Keene-Marlboro Street Glass Works sunburst flask, ca. 1822–1830.
“True” Blue Glass Bottles
These variably moderate to intense blue colors are usually produced with the addition of the strong coloring agent cobalt oxide to the glass batch. Copper could also produce types of blue glass depending on the batch ingredients and melting pot environment. The various blue color shades and densities give rise to a wide assortment of names, with cobalt blue and sapphire blue being the most common. Though not a common color when compared to aqua, amber, and the greens, cobalt and sapphire blue can be found to some degree in virtually any type of bottle from inks to figured flasks to beer bottles to even occasional food bottles.
Above, left to right: Owl Drug Company bottle, ca. 1895–1915. Crystal Soda Water Co. bottle, ca. 1873–1886.
Amber Glass Bottles
Bottles in various shades of amber glass were very common during the late 18th through mid-20th centuries. Amber colors were produced from the natural impurities in glass (i.e., iron & manganese) as well as from color additives such as nickel, sulfur, black lead, and in particular carbon, which was added to the glass batch in the form of coal, charcoal, or even wood chips. Amber was and still is the most common color for beer bottles as it provides the best protection from light that causes beer to become “light struck,” giving the beer a distinctive “skunky” off-flavor.
Above, left to right: Reddish amber Wharton’s Whiskey bottle with an applied handle, ca. 1860. Light yellow amber Globe fruit jar, first patented in May of 1886 and manufactured into the early 1900s.
Purple/Amethyst/Red Glass Bottles
Purple, amethyst, and red are uncommon colors in bottles. This group of purple to reddish colors were usually a result of glass that was colorized with nickel or manganese oxides and sometimes selenium, with true red usually a result of the use of oxide of gold. There are numerous names for subtle differences in this color theme, including claret, burgundy, red wine, or puce. These true purple/reddish/amethyst colors in bottles are primarily found in the era between the 1840s and early 1880s; they are rarely noted in bottles that date before or after that date range.
Above, left to right: Mrs. S. A. Allen’s World’s Hair Restorer, ca. 1870s. Old Sachem Bitters and Wigwam Tonic, ca. 1860-1870. Ruby red Schlitz quart stubbie style beer bottle, 1949.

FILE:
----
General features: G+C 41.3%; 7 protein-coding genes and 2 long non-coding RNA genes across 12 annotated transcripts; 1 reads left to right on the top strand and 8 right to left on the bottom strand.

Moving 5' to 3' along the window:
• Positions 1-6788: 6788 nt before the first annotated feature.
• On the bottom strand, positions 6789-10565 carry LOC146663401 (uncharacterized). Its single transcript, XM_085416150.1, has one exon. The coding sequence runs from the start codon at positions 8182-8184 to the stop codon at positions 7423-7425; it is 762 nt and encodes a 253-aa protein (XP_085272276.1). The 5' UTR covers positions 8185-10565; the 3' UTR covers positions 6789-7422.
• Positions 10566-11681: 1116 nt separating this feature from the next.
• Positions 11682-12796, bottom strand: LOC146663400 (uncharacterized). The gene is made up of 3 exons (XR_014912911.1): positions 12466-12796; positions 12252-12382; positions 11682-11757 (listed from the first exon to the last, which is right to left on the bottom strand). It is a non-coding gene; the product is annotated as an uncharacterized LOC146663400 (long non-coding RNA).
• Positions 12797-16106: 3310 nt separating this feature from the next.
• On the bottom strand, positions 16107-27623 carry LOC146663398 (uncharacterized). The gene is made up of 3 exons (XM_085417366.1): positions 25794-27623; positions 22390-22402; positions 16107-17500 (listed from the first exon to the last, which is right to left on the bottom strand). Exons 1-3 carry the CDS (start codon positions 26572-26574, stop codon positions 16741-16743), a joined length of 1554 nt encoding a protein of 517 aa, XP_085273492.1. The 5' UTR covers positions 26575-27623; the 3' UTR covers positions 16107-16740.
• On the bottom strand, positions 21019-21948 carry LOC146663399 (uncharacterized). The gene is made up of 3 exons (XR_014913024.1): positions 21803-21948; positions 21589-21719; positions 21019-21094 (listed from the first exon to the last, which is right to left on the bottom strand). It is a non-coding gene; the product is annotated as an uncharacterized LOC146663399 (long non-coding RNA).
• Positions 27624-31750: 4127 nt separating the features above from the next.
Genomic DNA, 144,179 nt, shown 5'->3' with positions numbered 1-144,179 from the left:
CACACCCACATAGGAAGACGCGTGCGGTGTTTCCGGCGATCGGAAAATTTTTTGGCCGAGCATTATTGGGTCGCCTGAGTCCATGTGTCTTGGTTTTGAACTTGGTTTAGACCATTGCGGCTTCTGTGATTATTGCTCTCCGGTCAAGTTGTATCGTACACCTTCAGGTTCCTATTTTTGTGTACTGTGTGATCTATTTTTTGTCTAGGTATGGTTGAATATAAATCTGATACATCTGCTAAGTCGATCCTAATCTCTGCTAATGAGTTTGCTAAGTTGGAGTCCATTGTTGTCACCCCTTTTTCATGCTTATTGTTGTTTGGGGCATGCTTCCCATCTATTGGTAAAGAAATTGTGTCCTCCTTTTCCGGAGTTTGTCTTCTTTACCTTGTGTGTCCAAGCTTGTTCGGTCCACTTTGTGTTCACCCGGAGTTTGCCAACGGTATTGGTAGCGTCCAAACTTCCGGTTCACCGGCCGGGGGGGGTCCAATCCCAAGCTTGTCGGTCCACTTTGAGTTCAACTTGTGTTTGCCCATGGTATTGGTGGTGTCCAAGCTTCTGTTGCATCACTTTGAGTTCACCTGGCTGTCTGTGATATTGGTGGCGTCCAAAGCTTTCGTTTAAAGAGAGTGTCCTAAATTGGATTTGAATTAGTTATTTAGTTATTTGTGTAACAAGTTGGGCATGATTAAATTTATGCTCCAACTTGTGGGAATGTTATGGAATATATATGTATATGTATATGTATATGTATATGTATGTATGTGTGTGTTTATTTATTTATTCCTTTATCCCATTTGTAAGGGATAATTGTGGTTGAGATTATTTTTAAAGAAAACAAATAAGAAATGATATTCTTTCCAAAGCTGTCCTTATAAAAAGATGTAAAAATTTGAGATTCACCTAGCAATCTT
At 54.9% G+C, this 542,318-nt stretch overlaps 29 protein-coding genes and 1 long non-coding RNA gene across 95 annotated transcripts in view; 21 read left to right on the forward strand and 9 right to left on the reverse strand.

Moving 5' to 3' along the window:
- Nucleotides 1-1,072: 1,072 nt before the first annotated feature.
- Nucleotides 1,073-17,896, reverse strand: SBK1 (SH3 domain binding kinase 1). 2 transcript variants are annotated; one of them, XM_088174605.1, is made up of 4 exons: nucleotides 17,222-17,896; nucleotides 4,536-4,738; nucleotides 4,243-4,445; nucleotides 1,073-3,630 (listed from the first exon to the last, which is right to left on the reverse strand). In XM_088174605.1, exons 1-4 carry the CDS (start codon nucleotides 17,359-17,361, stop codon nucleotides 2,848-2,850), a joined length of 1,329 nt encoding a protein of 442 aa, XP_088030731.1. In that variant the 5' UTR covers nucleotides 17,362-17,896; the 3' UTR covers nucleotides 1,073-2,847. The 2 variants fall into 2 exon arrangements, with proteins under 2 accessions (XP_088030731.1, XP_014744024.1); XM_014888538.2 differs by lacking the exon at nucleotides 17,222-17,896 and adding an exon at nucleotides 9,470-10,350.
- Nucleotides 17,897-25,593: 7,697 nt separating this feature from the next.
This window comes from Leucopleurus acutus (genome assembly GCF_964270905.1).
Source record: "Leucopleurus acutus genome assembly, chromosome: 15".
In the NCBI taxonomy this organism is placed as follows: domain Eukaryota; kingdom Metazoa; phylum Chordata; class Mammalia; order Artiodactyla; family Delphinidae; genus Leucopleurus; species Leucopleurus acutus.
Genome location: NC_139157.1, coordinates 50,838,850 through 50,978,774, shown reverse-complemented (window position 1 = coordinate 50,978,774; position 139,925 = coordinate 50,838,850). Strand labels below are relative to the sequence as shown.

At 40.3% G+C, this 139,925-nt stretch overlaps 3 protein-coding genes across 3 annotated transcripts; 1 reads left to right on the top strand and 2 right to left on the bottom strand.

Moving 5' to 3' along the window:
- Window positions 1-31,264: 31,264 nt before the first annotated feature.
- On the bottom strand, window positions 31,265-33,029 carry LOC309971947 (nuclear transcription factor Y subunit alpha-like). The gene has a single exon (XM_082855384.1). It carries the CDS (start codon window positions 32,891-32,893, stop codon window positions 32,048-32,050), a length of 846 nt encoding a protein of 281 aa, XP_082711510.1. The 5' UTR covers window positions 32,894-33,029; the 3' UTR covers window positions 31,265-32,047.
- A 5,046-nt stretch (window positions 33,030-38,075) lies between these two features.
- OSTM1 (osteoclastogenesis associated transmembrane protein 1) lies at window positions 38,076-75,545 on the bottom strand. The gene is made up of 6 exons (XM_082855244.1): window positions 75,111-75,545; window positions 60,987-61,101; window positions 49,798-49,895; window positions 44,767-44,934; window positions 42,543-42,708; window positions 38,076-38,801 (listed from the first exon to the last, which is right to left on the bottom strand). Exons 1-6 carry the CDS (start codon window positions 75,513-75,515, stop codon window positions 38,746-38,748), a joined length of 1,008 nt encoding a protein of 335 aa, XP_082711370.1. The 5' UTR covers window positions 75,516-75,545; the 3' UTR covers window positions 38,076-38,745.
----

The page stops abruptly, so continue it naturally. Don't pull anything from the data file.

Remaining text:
Black Glass Bottles
This strong and resilient glass color offered the most protection to the contents from the effects of direct light. Most black glass bottles are actually a very dark olive green or olive amber. These types of black glass were the result of high iron concentrations but also other substances including carbon, copper with iron, and magnesia. Occasionally, black glass can be very dark amber (“black amber”) or very dark reddish purple (“black amethyst”). Black glass is one of the oldest bottle colors going back to at least the early 17th century in Europe. American made, mouth-blown black glass bottles of any type were uncommon after about 1880. The majority of black glass bottles made during the 19th century were for liquor, wine, and ale for which protection from the light was considered important. This color is also found in pre-1870s ink bottles (ink bottles, ink wells, and bulk inks), mineral waters (particularly the “Saratoga” types), snuff bottles, and some earlier medicinals and rarely for food bottles.
Dark forest green Dr. J. Hostetter’s Stomach Bitters, ca. late 1850s–mid-1860s.
For more information on dating a bottle, determining what it was likely used for, and learning about the fascinating world of historic American and Canadian bottles from the late 18th through mid-20th centuries, visit the Bureau of Land Management/Society for Historical Archaeology Historic Glass Bottle Identification & Information Website at sha.org/bottle.
All antique bottle photos courtesy of Bill Lindsey.
This article appeared in the Beachcombing Magazine July/August 2020 issue.
Richard LaMotte on identifying antique bottles